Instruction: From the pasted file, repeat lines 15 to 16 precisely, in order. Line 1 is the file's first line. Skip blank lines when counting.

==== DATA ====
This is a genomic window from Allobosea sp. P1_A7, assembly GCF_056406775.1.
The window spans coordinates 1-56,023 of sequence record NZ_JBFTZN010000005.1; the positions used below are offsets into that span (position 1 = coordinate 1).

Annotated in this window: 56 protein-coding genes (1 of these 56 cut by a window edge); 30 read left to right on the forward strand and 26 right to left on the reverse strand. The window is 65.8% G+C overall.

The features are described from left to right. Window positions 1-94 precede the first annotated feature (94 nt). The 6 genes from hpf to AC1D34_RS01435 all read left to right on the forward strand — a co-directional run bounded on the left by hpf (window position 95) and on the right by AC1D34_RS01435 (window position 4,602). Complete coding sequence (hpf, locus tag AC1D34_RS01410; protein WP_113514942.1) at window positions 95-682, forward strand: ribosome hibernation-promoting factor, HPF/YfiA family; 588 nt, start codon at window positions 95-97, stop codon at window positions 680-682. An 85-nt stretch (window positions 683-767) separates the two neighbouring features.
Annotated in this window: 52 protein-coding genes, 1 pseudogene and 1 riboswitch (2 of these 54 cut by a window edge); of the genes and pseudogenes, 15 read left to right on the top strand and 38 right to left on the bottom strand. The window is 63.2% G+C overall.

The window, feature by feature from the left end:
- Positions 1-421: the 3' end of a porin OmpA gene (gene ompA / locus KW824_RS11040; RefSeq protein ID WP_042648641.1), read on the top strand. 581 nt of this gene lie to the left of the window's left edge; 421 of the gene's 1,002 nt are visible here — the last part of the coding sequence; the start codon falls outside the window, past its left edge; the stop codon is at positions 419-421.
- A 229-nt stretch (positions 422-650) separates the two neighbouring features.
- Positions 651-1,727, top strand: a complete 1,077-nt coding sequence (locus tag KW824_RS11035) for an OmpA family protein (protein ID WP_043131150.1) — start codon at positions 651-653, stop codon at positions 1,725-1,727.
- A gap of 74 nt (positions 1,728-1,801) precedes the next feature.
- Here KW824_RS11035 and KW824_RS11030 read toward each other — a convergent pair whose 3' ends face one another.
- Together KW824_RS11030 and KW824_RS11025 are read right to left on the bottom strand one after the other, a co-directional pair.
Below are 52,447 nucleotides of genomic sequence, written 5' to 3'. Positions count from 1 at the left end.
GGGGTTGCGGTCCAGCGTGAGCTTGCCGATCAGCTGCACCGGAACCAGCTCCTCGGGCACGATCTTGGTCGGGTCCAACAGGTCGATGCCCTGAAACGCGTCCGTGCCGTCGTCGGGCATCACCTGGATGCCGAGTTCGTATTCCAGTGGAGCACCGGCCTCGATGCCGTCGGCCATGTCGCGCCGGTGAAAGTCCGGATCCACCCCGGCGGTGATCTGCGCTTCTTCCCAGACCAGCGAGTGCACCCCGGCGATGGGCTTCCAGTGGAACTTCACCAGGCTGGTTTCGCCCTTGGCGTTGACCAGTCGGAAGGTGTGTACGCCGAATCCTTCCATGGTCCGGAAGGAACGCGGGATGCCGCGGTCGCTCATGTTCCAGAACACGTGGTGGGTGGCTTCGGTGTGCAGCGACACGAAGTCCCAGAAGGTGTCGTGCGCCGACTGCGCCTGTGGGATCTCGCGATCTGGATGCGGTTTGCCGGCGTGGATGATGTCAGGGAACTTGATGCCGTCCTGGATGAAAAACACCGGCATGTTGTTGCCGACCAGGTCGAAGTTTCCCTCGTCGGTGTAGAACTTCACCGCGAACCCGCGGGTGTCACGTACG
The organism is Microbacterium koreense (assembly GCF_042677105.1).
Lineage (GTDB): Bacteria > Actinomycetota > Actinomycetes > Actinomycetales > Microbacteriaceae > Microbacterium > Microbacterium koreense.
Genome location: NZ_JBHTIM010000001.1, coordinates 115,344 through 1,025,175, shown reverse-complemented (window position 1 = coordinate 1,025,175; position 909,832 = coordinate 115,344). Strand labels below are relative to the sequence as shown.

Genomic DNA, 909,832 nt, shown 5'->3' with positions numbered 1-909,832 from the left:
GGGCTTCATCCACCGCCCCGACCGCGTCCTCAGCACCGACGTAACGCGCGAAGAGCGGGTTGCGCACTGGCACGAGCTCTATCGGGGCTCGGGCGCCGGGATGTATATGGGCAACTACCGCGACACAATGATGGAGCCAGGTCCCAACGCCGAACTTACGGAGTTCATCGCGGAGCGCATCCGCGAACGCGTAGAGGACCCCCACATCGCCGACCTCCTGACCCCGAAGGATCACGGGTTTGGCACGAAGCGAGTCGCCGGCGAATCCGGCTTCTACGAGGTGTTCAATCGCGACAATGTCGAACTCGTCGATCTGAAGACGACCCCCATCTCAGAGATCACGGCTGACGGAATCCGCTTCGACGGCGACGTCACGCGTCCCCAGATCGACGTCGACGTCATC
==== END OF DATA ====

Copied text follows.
The organism is Microbacterium koreense (assembly GCF_042677105.1).
Lineage (GTDB): Bacteria > Actinomycetota > Actinomycetes > Actinomycetales > Microbacteriaceae > Microbacterium > Microbacterium koreense.